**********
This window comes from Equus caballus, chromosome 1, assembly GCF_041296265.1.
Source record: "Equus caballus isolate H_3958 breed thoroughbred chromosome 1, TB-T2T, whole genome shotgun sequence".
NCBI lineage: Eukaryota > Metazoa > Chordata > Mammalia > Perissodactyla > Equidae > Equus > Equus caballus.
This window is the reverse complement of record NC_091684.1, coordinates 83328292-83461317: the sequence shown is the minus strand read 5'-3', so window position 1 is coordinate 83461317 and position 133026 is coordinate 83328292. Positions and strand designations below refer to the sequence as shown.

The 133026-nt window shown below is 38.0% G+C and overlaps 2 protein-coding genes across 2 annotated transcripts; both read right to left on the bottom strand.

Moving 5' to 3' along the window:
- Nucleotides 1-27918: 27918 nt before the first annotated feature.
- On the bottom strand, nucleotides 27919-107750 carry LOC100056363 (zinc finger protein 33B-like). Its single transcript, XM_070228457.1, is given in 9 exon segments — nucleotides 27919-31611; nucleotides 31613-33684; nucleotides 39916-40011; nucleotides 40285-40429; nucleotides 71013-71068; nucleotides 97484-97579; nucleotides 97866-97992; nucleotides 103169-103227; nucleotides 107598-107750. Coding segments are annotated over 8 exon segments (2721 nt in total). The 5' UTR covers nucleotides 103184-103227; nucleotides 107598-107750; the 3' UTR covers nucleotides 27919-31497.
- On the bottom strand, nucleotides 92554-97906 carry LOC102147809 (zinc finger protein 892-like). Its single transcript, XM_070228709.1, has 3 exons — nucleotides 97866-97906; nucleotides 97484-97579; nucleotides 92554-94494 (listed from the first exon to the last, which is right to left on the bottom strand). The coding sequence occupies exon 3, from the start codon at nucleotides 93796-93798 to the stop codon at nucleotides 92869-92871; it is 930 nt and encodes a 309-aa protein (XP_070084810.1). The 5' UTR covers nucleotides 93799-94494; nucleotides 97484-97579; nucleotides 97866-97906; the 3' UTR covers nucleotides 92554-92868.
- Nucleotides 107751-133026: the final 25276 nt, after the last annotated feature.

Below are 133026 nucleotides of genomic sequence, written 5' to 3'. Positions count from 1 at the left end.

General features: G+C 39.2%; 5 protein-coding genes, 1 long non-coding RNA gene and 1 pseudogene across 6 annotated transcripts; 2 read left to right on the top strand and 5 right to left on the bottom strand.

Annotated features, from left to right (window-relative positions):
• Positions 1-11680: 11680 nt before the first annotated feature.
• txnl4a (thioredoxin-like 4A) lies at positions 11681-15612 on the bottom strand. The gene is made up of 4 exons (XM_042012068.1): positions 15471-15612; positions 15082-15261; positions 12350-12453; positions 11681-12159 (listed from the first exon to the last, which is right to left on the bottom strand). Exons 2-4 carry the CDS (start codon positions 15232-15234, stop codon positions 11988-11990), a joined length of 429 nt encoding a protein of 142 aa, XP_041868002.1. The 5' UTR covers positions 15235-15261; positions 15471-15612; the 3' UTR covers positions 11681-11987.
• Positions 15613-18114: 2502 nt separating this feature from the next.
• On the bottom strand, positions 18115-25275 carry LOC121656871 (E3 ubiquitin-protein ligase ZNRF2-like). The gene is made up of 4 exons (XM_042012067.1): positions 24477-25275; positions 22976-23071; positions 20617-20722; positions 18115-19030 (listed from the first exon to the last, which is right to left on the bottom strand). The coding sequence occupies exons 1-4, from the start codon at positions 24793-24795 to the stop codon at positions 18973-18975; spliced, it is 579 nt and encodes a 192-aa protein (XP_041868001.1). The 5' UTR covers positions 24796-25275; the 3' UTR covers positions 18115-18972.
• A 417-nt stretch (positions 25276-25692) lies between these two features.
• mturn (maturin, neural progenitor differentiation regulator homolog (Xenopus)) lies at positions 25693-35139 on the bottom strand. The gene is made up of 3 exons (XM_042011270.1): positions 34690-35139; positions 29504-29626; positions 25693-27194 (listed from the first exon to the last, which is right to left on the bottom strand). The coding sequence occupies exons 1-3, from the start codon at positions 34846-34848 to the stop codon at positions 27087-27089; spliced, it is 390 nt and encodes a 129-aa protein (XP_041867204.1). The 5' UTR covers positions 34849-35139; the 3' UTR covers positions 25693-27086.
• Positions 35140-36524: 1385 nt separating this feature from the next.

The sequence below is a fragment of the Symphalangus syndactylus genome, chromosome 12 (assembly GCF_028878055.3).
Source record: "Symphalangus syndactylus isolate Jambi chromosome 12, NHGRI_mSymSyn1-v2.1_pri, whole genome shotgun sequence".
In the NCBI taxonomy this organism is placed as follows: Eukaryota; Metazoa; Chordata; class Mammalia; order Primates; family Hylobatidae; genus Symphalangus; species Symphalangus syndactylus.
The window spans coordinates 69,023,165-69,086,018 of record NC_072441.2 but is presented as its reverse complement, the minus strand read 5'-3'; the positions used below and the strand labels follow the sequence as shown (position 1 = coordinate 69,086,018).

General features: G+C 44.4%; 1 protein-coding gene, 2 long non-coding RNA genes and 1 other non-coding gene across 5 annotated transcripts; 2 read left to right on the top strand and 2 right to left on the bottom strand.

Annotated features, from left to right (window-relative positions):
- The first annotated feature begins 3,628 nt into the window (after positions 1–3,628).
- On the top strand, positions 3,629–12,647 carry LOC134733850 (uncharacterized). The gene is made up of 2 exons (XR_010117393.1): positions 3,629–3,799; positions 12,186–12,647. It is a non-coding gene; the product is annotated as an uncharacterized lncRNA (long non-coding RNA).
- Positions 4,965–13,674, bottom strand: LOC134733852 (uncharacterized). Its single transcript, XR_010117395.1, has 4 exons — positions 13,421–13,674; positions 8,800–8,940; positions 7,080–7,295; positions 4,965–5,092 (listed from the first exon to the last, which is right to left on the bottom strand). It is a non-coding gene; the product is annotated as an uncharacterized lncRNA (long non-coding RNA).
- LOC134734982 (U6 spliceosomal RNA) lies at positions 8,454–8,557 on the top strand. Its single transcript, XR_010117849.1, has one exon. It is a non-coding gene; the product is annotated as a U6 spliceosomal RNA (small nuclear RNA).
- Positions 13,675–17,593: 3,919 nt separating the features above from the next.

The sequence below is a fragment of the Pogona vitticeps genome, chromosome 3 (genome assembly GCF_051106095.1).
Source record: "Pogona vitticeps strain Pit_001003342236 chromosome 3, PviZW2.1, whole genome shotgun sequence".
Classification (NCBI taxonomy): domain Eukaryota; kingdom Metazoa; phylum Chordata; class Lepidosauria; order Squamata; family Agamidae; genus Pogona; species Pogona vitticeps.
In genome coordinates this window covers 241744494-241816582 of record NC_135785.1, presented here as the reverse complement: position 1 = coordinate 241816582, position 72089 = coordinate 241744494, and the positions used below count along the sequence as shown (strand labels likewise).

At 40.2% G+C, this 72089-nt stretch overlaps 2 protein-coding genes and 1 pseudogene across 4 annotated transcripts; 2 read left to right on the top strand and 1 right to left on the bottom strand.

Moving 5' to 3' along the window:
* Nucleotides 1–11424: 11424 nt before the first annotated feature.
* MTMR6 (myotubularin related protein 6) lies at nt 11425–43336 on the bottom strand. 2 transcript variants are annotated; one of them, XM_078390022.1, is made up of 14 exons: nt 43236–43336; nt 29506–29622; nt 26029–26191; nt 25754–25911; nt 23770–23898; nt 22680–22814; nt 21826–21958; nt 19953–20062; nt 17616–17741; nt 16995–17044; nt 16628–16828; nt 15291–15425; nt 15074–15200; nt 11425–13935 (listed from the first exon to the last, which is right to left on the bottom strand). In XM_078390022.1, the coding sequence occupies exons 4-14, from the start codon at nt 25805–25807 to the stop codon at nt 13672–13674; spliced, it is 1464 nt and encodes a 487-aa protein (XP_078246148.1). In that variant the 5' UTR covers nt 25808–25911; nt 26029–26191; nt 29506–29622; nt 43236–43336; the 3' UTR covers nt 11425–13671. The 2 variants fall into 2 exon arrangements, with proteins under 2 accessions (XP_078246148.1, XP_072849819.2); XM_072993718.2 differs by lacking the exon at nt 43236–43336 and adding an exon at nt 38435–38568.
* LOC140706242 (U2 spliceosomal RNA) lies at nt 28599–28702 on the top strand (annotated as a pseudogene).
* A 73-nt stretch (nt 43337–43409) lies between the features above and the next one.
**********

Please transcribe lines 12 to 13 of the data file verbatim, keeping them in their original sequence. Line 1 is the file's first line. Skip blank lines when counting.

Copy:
General features: G+C 39.2%; 5 protein-coding genes, 1 long non-coding RNA gene and 1 pseudogene across 6 annotated transcripts; 2 read left to right on the top strand and 5 right to left on the bottom strand.

Annotated features, from left to right (window-relative positions):